A TikToker Drugged Accidentally Sniffing the Devil’s Wing Flower


  • A singer-songwriter has released his run-in with a potentially lethal flower, which alters the mind in Tiktok.
  • The yellow, bell-shaped flower, called Devil’s Ally can cause hallucinations and amnesia.
  • TikToker said she experienced nightmares and sleep paralysis after sniffing the poisonous flower.
  • Visit the Insider homepage for more stories.

TikTokers have proven to be beautiful dangerous trends, from chugging Everclear to brushing teeth with nail file.

The last cautionary tale of the app comes from a wrong flower photo shoot. In a video first posted on Instagram, singer-songwriter Raffaela Weyman and a friend deeply inhaled the scent of a giant yellow flower.

“I hope you inhale my EP so deeply that we inhale the delicious smell of this flower,” wrote the singer, who passes away. Ralph on social networks.

A post shared by * 𝐑𝐀𝐋𝐏𝐇 * (@songsbyralph)

But behind the scenes, the sweet aroma turned out to have some unpleasant effects, which altered the mind.

“When we arrived at our friend’s birthday party, we both felt so tired and had to part,” Weyman shared in a TikTok which received more than 57,500 likes as of Tuesday morning.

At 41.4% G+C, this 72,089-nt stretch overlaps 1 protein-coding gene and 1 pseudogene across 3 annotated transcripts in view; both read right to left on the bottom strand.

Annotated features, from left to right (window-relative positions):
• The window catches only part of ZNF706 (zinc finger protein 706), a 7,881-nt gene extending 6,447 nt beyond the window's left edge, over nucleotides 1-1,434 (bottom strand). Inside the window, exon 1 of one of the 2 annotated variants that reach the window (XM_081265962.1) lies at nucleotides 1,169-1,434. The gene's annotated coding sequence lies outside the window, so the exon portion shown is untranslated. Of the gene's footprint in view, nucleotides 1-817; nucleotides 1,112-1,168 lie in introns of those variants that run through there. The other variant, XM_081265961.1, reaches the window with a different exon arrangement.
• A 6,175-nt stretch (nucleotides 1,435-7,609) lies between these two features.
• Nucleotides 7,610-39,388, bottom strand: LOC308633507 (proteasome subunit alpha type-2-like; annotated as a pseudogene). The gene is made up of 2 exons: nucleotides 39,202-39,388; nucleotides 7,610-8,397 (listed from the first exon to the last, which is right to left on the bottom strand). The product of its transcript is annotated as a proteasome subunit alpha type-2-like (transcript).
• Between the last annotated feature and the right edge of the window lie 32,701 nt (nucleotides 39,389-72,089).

“It turns out that the flower is super poisonous and by accident we are drugged like idiots.”

The flower contains a hallucinogen and a potentially lethal narcotic

The next day, Weyman identified the flower as an Angel’s Trumpet, also known as a burundanga or “Devil’s Ally”.

The flower that smells sweet contains scopolamine, a hallucinogenic and narcotic that VICE News compared to “the worst roof you can ever imagine, sometimes a million.”

The drug could cause a “zombie-like state” marked by hallucinations, amnesia and a loss of free will, according to VICE said the user could look perfectly good to others, despite their lack of control over their actions.

After leaving the party, Weyman said she experienced vivid nightmares and sleep paralysis. She was relatively lucky, considering that large doses of scopolamine can cause prolonged unconsciousness, respiratory failure and death.

Small doses of scopolamine can be used to treat nausea and asthma

Despite its poisonous contents, Devil’s Breath is legal to grow in most of the United States. Weyman met the flower in the Silver Lake neighborhood of Los Angeles, according to his Instagram legend.

In small quantities, plant extracts have been known to help with nausea due to motion sickness or anesthesia. Doctors may prescribe a patch which contains 1 milligram of scopolamine that absorbs the skin for a few days.

The treatment was even used off label to help with other forms of nausea, as well as asthma attacks and excessive sweating.


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